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Effect of storage on oxidation stability of essential oils derived from culinary herbs and spices


Oxidation stability of essential oils isolated from different herbs and spices was observed during 10 weeks at 10 °C. The progression in hydroperoxides which was exhibited by the increase in peroxide values (p < 0.05) was observed in all essential oils with the increase in shelf life. Amongst all tested essential oils, EC showed the highest preventive capacity against lipid oxidation. Similarly, elevated levels of thiobarbituric acid reactive substances and p-anisidine of essential oils were observed when shelf duration progressed (p < 0.05). The essential oil of EC also showed the highest antioxidative potential during the study and a negative correlation with the lipid oxidation studies was observed. As lipid-based foods are vulnerable to oxidation which leaves them off-odour and simultaneously decrease in nutritional attributes. Therefore, the application of natural antioxidants such as essential oils can be a potent substitute to reduce the rate of lipid oxidation and rancidity of food items during prolonged shelf life. Prior to addition of these antioxidant rich essential oils, it is necessary to assess the oxidation behavior of these essences to determine their antiperoxidative mechanism when incorporated in food matrices.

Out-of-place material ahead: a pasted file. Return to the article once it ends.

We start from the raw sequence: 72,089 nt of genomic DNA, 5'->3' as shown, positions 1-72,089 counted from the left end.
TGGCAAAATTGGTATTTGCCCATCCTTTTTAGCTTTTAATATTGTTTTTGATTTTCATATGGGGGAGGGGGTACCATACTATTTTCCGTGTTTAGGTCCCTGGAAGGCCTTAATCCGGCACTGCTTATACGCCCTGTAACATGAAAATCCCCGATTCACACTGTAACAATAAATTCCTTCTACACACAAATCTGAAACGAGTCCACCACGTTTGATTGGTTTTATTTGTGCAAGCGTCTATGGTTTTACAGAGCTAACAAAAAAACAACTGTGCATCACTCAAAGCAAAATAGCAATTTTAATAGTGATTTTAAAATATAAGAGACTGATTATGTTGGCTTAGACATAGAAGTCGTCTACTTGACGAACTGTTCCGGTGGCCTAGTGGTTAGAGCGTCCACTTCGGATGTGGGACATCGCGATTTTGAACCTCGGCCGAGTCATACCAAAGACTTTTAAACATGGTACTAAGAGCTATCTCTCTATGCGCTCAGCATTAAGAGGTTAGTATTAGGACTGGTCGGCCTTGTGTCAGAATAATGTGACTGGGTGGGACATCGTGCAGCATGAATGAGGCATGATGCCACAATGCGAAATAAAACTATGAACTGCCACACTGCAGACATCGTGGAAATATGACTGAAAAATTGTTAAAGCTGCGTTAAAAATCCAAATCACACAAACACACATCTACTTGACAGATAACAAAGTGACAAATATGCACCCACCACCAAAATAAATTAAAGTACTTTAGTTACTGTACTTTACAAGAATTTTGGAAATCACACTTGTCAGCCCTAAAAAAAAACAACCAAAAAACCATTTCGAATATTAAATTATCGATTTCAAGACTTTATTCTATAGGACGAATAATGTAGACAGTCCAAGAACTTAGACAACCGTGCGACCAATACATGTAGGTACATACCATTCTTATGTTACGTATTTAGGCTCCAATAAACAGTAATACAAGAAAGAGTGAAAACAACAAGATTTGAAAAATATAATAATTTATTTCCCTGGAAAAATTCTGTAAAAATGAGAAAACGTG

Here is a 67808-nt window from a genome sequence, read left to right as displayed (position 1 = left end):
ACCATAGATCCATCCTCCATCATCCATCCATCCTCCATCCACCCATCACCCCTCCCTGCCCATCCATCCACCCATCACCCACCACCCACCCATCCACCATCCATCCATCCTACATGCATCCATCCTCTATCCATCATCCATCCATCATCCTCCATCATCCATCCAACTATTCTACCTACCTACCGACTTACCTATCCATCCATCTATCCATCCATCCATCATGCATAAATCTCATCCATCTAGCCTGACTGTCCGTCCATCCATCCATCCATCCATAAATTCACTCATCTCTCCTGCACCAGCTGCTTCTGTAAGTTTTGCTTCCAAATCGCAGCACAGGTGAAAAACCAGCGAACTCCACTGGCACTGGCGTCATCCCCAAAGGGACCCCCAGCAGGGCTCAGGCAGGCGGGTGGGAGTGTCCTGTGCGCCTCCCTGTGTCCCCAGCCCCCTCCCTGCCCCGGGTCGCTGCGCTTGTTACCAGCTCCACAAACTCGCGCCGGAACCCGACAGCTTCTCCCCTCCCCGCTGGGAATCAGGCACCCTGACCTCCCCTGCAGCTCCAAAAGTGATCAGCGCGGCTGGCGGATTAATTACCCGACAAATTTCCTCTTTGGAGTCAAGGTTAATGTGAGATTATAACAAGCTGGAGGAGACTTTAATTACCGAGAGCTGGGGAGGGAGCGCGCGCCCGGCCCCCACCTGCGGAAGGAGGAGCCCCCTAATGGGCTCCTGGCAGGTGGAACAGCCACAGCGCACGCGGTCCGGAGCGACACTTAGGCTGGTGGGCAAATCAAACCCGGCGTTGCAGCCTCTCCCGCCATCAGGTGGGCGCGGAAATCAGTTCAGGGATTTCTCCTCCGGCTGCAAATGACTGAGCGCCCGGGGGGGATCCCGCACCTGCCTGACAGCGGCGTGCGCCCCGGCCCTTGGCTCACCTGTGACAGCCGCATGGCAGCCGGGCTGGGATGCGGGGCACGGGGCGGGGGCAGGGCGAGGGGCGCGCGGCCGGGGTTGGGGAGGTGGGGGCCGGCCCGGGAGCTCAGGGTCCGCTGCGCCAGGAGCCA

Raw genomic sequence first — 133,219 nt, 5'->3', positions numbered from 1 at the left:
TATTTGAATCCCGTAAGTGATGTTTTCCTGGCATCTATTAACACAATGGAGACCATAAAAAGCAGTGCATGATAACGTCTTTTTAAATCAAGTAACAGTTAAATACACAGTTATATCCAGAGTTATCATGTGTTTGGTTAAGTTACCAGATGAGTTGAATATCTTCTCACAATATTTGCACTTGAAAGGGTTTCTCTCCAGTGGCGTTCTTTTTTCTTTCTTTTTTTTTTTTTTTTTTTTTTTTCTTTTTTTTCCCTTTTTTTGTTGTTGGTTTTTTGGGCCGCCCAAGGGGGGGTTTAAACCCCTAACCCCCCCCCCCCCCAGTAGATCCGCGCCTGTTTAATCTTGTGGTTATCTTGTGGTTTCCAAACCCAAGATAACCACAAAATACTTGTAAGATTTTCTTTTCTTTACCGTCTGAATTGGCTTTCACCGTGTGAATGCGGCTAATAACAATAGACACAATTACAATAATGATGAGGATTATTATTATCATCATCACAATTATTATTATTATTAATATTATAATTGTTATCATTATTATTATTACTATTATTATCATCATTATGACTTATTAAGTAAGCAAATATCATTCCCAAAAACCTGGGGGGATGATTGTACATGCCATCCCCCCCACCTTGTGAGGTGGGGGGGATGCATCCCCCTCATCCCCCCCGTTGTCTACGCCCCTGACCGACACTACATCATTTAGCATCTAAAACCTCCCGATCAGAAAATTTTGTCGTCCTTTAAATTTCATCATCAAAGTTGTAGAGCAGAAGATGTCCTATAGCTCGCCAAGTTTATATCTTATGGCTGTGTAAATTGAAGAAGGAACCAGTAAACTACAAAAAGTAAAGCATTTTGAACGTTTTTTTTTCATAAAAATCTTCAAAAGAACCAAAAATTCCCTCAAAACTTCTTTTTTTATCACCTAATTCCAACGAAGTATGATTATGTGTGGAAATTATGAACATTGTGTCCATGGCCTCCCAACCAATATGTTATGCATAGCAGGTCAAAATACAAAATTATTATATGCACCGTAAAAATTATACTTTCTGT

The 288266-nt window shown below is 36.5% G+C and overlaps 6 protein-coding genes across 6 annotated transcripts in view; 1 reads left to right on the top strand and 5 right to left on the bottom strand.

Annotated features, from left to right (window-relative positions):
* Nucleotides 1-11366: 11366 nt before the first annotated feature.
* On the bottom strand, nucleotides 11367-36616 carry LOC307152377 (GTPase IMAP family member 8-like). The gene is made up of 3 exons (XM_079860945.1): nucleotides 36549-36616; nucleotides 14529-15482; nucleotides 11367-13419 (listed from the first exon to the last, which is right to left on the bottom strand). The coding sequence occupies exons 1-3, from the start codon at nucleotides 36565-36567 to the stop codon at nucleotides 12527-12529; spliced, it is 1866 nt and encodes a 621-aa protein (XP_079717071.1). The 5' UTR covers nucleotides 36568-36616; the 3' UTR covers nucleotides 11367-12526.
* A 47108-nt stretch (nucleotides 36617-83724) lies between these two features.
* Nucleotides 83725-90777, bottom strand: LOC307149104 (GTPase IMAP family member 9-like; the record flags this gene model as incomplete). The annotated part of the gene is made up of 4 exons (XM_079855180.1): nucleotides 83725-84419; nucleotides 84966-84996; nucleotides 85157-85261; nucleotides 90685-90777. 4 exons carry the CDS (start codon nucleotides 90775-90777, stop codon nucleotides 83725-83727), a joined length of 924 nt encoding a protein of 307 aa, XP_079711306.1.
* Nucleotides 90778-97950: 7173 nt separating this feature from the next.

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I would like to thank Miss Tahira Mohsin Ali for basically perusing the manuscript and worthwhile discussions. This research did not receive any specific grant from funding agencies in the public, commercial, or not-for-profit sectors.

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Correspondence to Ayeza Naeem.

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Naeem, A., Abbas, T., Ali, T.M. et al. Effect of storage on oxidation stability of essential oils derived from culinary herbs and spices. Food Measure 12, 877–883 (2018).

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  • Essential oils
  • Peroxide value
  • TBARS value
  • p-Anisidine value
  • Correlation